News

The latest from Windsor Windows & Doors.

New product launches. Safety initiatives. Community involvement. You can always find important Windsor Windows & Doors news right here, including press releases, feature stories from the company and headlines about the industry.

You can also keep up with Windsor on social media on Facebook, Twitter, Houzz, YouTube and more.

Invest in Community

Tue, Oct 24, 2006

West Des Moines, IA – The construction of Windsor Windows & Doors’ 100,000 square foot addition is well underway. This facility will produce the company’s newly expanded line of vinyl windows and will be adjacent to Windsor’s current West Des Moines facility located on South 19th Street. Manufacturing is anticipated to begin in November 2006.

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Windsor Donates

Tue, Oct 24, 2006

West Des Moines, IA – Windsor Windows & Doors is joining millions of Americans in the spirit of helping others on the nationally recognized “Make a Difference Day,” October 28, 2006. Windsor will donate the windows for a Kernel Cottage, which will be given away to a family in need. The Kernel Cottage is an extension of the Katrina Cottage, which was designed specifically for Gulf Coast victims of Hurricane Katrina.

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Windsor Expands

Tue, Oct 24, 2006

West Des Moines, IA – Windsor Windows & Doors has recently made substantial investments in both its West Des Moines, IA and Monroe, NC production facilities. Windsor has recently installed equipment used to make Insulated Glass (I.G.), creating a new glazing system the company can proudly call its own. The exceptional quality of materials and machinery used in Windsor’s Glazing System will be used to produce some of Windsor’s existing product lines, in addition to producing a brand new vinyl window. This enlarged vinyl offering will now include a professional grade window called Next Dimension Pro.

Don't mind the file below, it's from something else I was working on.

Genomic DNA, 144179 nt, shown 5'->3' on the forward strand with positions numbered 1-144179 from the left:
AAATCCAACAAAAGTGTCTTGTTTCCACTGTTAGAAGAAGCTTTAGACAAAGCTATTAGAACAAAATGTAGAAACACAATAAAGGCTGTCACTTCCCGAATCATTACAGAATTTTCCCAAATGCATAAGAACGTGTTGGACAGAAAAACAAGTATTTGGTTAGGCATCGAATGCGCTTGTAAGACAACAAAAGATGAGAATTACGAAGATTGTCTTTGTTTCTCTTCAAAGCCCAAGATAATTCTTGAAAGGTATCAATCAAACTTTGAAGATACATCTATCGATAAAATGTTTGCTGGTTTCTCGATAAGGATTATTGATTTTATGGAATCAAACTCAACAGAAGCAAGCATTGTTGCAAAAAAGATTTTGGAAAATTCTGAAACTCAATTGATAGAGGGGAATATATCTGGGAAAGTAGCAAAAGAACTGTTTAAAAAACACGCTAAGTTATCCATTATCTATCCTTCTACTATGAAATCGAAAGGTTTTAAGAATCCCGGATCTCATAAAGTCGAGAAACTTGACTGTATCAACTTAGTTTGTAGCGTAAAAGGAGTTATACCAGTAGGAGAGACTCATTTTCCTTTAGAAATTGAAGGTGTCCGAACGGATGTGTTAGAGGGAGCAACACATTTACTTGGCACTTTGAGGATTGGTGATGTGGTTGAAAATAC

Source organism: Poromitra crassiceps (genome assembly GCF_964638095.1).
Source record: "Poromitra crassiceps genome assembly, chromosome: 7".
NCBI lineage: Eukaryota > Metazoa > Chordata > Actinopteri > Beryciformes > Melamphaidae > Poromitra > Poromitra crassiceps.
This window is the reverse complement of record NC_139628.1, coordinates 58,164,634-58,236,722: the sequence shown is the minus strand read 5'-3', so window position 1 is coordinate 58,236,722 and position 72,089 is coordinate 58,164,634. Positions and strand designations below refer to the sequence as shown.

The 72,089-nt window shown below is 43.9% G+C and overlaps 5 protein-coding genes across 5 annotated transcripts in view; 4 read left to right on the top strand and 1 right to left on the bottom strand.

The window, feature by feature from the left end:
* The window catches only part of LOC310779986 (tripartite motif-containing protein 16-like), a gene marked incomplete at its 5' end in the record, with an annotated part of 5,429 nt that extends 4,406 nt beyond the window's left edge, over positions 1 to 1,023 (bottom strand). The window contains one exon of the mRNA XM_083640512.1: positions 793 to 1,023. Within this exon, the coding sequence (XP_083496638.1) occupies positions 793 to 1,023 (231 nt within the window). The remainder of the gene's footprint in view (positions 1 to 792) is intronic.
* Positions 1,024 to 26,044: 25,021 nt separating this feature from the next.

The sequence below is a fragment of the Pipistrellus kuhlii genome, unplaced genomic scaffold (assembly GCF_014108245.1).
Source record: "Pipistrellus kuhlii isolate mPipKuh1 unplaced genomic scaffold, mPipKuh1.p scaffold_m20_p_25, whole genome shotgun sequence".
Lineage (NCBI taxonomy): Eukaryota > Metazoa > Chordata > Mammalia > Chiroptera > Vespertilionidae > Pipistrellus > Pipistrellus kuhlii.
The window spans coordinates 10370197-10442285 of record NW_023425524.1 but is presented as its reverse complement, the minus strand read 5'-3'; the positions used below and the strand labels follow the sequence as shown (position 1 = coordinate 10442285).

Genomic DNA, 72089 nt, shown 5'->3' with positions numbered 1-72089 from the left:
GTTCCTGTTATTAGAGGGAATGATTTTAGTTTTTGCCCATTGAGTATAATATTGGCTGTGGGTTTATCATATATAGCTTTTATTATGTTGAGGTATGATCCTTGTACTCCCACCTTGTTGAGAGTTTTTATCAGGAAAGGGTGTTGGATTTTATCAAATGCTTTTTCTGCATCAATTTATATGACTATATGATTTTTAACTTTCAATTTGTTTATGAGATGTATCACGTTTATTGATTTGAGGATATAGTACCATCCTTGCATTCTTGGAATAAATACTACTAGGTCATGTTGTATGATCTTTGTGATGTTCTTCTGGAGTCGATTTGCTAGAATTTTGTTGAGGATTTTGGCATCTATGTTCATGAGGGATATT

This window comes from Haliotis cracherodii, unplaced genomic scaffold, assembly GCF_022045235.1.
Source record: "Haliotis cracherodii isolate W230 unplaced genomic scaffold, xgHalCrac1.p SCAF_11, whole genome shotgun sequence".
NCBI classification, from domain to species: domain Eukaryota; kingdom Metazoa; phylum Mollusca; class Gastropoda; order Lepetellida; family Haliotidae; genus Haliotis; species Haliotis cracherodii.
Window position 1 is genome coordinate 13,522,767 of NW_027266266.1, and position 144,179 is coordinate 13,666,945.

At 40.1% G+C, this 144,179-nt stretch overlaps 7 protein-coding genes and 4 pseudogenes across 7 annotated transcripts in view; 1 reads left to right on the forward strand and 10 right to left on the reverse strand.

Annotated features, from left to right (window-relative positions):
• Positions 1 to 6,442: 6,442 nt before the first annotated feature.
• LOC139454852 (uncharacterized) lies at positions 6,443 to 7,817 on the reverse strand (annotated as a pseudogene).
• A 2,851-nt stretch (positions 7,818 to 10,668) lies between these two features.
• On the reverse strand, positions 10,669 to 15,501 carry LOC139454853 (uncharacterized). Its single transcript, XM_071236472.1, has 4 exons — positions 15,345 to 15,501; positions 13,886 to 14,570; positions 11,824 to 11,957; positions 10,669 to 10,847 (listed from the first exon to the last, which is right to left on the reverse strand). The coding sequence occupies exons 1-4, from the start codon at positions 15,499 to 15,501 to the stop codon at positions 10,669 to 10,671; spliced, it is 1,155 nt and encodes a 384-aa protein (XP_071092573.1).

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Hurricane Relief

Tue, Oct 24, 2006

Since the aftermath of Hurricane Katrina, it became increasingly clear that FEMA trailers do not provide suitable living conditions. While FEMA provides trailers at no charge following a natural disaster, the trailers offer little in terms of hope or comfort, and they are most certainly not a long-term solution. The temporary trailers are not intended to house people for longer than 18 months, due to the risk of fire. Unfortunately, the use of these trailers is commonly extended beyond their intended application. Between August 13 and September 26, 2004, four hurricanes made landfall in Florida leaving 17,000 people without homes. One third of these people were still living in FEMA’s travel trailers after two years. In comparison, Hurricane Katrina left one million people homeless. It’s evident that past housing solutions for future hurricanes will continue to fail if something is not done differently to house those in the Gulf Coast.

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